Understanding EXHAUST EMISSIONS
Five Gas Exhaust Analysis Theory
Use of a four or five Gas Exhaust Analyser can be helpful in troubleshooting both emissions and driveability concerns. Presently, shop grade analysers are capable of measuring from as few as two exhaust gasses, HC and CO, to as many as five. The five gasses measured (for petrol emissions) by the latest technology exhaust analysers are: HC, CO, CO2, O2 and NOx. All five of these gasses, especially O2 and CO2, are excellent troubleshooting tools. Use of an exhaust gas analyser will allow you to narrow down the potential cause of driveability and emissions concerns, focus your troubleshooting tests in the area(s) most likely to be causing the concern, and save diagnostic time. In addition to helping you focus your troubleshooting, an exhaust gas analyzer also gives you the ability to measure the effectiveness of repairs by comparing before and after exhaust readings. In troubleshooting, always remember the combustion chemistry equation: Fuel (hydrogen, carbon, sulphur) + Air (nitrogen, oxygen) = Carbon dioxide + water vapour + oxygen + carbon monoxide + hydrocarbon + oxides of nitrogen + sulphur oxides.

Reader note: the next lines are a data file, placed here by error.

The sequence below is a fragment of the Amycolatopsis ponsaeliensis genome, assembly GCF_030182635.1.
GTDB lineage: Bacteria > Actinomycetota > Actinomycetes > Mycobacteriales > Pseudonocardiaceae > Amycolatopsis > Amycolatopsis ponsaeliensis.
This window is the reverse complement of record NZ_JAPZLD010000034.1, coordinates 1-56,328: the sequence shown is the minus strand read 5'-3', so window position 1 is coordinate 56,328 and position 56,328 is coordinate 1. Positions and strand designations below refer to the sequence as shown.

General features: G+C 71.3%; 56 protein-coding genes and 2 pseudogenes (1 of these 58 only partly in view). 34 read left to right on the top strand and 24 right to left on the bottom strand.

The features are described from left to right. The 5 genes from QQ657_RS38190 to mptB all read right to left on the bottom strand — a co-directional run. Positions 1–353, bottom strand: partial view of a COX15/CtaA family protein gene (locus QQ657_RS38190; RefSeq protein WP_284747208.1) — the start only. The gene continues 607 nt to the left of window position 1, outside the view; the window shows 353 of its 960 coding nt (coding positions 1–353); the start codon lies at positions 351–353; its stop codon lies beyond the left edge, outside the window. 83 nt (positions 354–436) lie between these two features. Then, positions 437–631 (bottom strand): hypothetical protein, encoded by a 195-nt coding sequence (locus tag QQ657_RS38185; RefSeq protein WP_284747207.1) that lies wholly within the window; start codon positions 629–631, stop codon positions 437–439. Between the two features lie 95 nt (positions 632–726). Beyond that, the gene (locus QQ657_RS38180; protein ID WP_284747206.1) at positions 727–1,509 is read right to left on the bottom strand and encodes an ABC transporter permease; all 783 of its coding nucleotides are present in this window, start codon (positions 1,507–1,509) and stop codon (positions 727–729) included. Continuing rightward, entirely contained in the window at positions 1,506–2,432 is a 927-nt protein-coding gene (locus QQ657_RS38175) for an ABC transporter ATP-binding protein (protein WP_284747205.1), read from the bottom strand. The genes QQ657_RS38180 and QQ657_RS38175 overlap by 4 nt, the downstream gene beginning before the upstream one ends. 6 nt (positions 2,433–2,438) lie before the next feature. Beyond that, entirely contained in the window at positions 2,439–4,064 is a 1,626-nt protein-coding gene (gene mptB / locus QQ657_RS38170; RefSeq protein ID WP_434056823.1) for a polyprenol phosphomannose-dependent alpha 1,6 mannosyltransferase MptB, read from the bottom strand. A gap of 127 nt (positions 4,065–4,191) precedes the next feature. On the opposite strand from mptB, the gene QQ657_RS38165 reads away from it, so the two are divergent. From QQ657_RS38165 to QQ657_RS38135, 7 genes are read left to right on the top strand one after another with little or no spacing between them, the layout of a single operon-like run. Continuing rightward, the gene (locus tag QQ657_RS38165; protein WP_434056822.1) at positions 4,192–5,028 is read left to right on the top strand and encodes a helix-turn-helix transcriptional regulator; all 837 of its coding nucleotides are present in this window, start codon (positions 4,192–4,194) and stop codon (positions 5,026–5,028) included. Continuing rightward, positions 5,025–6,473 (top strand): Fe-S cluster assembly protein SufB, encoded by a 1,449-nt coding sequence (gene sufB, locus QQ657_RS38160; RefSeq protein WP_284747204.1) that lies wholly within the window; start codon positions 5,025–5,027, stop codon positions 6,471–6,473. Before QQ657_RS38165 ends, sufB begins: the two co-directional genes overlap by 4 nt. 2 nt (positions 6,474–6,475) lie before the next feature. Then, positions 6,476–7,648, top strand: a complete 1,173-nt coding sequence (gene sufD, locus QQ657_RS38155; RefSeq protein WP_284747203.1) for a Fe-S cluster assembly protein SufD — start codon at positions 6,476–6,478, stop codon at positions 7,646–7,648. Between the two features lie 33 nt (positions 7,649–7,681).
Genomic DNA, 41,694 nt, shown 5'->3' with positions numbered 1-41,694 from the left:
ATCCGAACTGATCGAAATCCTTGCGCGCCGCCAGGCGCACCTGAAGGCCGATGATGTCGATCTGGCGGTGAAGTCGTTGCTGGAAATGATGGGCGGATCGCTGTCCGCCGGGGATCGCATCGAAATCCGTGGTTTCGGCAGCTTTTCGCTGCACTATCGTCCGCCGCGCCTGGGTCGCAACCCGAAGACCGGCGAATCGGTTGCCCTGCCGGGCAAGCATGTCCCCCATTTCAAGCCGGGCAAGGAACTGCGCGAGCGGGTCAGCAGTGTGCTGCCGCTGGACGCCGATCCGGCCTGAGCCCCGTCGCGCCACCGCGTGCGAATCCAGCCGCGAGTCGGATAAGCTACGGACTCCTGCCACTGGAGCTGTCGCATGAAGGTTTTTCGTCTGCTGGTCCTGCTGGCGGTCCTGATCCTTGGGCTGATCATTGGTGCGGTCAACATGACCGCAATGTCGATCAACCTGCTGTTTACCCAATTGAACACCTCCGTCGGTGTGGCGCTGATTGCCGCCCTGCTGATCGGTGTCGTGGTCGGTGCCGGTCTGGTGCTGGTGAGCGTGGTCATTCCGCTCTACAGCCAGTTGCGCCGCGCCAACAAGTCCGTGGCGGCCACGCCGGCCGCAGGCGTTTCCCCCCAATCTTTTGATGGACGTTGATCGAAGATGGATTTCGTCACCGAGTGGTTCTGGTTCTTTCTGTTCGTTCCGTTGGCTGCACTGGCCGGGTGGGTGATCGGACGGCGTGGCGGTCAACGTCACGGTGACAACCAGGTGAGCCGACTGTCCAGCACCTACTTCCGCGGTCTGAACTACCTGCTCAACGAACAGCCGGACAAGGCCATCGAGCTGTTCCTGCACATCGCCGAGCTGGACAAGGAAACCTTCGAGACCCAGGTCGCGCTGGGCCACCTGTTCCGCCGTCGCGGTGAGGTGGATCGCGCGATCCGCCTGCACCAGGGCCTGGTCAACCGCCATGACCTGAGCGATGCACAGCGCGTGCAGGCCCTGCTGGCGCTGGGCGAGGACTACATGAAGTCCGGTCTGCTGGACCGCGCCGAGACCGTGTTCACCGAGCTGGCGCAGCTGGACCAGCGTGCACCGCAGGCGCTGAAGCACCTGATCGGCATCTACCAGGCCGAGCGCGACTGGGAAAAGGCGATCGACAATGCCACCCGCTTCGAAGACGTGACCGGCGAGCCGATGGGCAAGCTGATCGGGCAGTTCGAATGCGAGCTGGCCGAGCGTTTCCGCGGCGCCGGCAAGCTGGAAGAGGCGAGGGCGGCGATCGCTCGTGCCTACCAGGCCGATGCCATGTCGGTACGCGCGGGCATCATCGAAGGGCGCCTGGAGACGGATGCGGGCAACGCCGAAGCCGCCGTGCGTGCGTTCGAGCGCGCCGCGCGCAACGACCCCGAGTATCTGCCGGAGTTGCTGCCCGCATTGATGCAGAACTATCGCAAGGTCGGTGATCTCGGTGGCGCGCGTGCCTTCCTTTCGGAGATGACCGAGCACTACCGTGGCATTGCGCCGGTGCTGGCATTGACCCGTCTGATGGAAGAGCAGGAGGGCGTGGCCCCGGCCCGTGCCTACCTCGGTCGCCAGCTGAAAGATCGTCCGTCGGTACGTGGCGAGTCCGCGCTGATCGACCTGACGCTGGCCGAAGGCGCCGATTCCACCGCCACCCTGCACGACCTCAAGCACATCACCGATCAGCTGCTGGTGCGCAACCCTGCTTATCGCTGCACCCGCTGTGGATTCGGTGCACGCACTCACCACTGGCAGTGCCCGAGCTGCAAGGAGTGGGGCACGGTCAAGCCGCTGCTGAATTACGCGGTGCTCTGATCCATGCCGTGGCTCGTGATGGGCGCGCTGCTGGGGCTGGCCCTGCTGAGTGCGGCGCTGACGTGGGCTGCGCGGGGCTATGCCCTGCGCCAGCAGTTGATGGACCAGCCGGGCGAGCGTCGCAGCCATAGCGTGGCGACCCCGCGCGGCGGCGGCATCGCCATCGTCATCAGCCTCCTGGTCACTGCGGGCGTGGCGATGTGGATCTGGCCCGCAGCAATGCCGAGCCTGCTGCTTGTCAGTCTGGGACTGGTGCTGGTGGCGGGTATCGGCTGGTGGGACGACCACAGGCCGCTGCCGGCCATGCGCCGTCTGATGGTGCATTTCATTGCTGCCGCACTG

When we do exhaust analysis, we are being a detectives. We look at what came out of the exhaust and figure out what could have happened before to create those emissions. What happened in the combustion chamber, or before the combustion chamber, to create these results?
We can use clues and patterns of exhaust readings to figure out if we have a problem in one of the following areas:
Then we know where to start our diagnosis with visual and functional tests. If we know that the combustion in our engine is OK and efficient, there isn't much left to worry about. But how do we know good combustion from a bad one? Let's find out...
Complete (Good) Combustion: